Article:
Posts Tagged ‘Free Agency’

In this roundtable, Realdeal, Cujo and Joey discuss many topics on the NHL’s offseason.

RD: So who did the best this offseason?

Cujo: I would say the CBJ but that would be very homerish of me.

Joey: I like what CBJ did, Jeff Carter and James Wisniewski fit two points of weakness.

Cujo: They got the #1 center they have always wanted, that was the biggest piece it has taken 11 years to get.

RD: They also got the top pair d-man they desperately needed.

Cujo: But you cannot rule out what LA has done this offseason.

RD: They got that #2 center that they needed, even if they gave up the best prospect in hockey.

Joey: Washington had a solid offseason. Beyond just additions but the picks they got for Seymon Varlamov were huge.

RD: I really like Washington’s moves; they got some sandpaper.

Cujo: And Tomas Vokoun cannot forget him, a solid net minder.

Joey: Yeah when I heard Vokoun signed in Washington I hung my head and said ‘oh crap’.

RD: I think people are sleeping on the effect Joel Ward and Troy Brouwer will bring.

Joey: I really think Brouwer was a good pick up, I am a little on the fence on Ward just wondering if he is riding off a playoff showing.

RD: He’s overpaid but he’ll be a solid 2nd/3rd line producer.

Joey: Speaking of overpaid is Brooks Laich worth all that money? I think time will tell on that one.

Cujo: You’ve got to pay for potential, but he nearly had his 3rd straight 50 point season. He missed it by 2 points.

RD: Is he going to get much better? I think 50-55 points is what we’re looking at.

RD: So who’s a team whose moves were puzzling or needed to do more? I’m kind of curious to see how San Jose’s plan works out.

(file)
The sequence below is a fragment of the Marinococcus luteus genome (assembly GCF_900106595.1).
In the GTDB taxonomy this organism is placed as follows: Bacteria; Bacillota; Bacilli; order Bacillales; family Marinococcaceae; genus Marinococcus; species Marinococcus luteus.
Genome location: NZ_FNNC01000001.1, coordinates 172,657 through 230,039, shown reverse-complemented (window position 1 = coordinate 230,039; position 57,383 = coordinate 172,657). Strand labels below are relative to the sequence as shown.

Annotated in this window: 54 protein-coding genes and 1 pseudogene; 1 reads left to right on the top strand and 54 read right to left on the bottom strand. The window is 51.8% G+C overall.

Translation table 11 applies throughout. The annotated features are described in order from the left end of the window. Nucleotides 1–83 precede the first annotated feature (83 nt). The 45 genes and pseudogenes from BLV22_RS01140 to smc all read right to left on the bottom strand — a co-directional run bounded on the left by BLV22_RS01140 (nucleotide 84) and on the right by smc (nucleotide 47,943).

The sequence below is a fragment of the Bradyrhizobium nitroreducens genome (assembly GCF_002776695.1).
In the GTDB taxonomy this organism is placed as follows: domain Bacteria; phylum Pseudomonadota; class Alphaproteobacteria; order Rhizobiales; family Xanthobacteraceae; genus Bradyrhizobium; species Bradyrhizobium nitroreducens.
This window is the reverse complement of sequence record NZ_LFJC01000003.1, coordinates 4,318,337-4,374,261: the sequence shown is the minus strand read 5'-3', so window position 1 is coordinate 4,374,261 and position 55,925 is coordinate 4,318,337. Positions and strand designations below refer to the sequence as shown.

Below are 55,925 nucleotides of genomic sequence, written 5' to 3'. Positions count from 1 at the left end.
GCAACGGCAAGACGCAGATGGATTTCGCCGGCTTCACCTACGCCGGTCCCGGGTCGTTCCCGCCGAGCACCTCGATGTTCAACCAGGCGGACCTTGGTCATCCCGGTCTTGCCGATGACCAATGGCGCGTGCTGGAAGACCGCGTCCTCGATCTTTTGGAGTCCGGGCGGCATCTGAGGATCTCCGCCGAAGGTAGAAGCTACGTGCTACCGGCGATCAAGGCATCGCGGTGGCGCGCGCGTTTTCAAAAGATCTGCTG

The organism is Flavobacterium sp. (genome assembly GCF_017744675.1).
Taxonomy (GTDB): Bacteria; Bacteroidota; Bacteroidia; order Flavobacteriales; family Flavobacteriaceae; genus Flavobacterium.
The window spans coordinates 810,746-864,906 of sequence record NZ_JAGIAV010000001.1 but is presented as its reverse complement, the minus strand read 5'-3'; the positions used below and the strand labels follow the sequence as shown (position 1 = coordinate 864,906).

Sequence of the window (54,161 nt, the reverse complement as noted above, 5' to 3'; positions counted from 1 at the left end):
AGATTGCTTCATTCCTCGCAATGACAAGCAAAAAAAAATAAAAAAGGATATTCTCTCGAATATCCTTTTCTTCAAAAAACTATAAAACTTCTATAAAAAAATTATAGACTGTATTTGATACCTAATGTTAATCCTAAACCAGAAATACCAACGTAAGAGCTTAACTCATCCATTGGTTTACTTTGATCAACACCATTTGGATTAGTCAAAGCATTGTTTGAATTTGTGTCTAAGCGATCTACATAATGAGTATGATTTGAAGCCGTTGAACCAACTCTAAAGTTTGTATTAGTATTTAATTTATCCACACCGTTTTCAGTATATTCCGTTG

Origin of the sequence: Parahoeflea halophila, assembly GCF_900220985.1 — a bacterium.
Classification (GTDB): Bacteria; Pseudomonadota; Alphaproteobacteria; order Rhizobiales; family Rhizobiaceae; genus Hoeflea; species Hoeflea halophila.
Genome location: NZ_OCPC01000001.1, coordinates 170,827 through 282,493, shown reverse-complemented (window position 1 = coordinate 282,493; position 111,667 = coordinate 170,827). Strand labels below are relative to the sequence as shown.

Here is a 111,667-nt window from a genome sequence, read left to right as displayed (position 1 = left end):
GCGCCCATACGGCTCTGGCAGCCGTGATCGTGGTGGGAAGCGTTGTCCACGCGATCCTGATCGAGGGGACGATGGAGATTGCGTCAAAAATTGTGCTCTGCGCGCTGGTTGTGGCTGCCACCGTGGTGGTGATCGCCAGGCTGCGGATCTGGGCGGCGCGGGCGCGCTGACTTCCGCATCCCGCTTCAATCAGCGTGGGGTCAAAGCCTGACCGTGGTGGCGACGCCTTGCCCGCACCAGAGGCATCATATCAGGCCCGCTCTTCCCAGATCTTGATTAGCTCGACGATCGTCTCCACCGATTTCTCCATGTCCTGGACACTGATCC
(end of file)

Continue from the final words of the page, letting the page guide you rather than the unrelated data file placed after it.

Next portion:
Cujo: I think San Jose thinks they have most of the pieces they need to make a big run at the Cup.

Joey: Buffalo giving 10 years to Christian Ehrhoff, someone who has never played a game in Buffalo?

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Some quick hits from the first two days of free agency:

-The Brad Richards saga is finally over, as he chose to sign with the New York Rangers for 9 years (and $60 million).  According to reports, he turned down more money from other teams (Calgary, Los Angeles and Toronto).  The Rangers have themselves a big money center to play with Marian Gaborik now.  They also added tough guy Mike Rupp from the rival Penguins.

-Speaking of the Maple Leafs, they added Tim Connolly for two years.  Connolly has averaged .83 points per game since the lockout, but has only played in 302 games in that time.  When healthy, he can form a nice duo with Phil Kessel, but how many games he plays is the question.

-Not going to go into much about the Flyers, who were very active on Day 1, as this post sums it up pretty well.

-The Panthers were also very active, adding over $31 million in salary for 2011-12 in the since the draft.  This includes over $21 million to 6 players in free agency the last two days.  They aren’t done yet, as the team is still $1 million under the salary cap floor. (more…)

In 2006, Ryan Kesler signed a 1 year, $1.9 million offer from the Flyers.  Then-GM Bob Clarke was crushed by the hockey world for violating a “gentleman’s agreement”, in which teams wouldn’t sign other team’s restricted free agents.  Fans were calling for their team to try and poach a young player from the Flyers.  People were wondering if the Canucks would match $1.9 million for a kid who only had 23 points in 82 games in a new, unknown, salary cap era.  (Hindsight would show it was a good move by Vancouver.)  It was the first offer sheet to an RFA in almost eight years (Carolina’s offer to Sergei Fedorov in 1998).  In 1997, Clarke also signed Tampa’s Chris Gratton to a 5 year, $16.5 million offer, with a $9 million signing bonus, fully knowing that Tampa did not have the finances to match that type of offer.

As years passed, more players have been tendered offer sheets.   There have been six players to sign offer sheets since the lockout, with only one (Dustin Penner) changing teams.  Yet, people still believe signing Restricted Free Agents is an unwritten no-no.  The rule has been in place for over 25 years (with changing compensation), and if it is so unpopular, it would have been repealed by now.

So why is this relevant today?   (more…)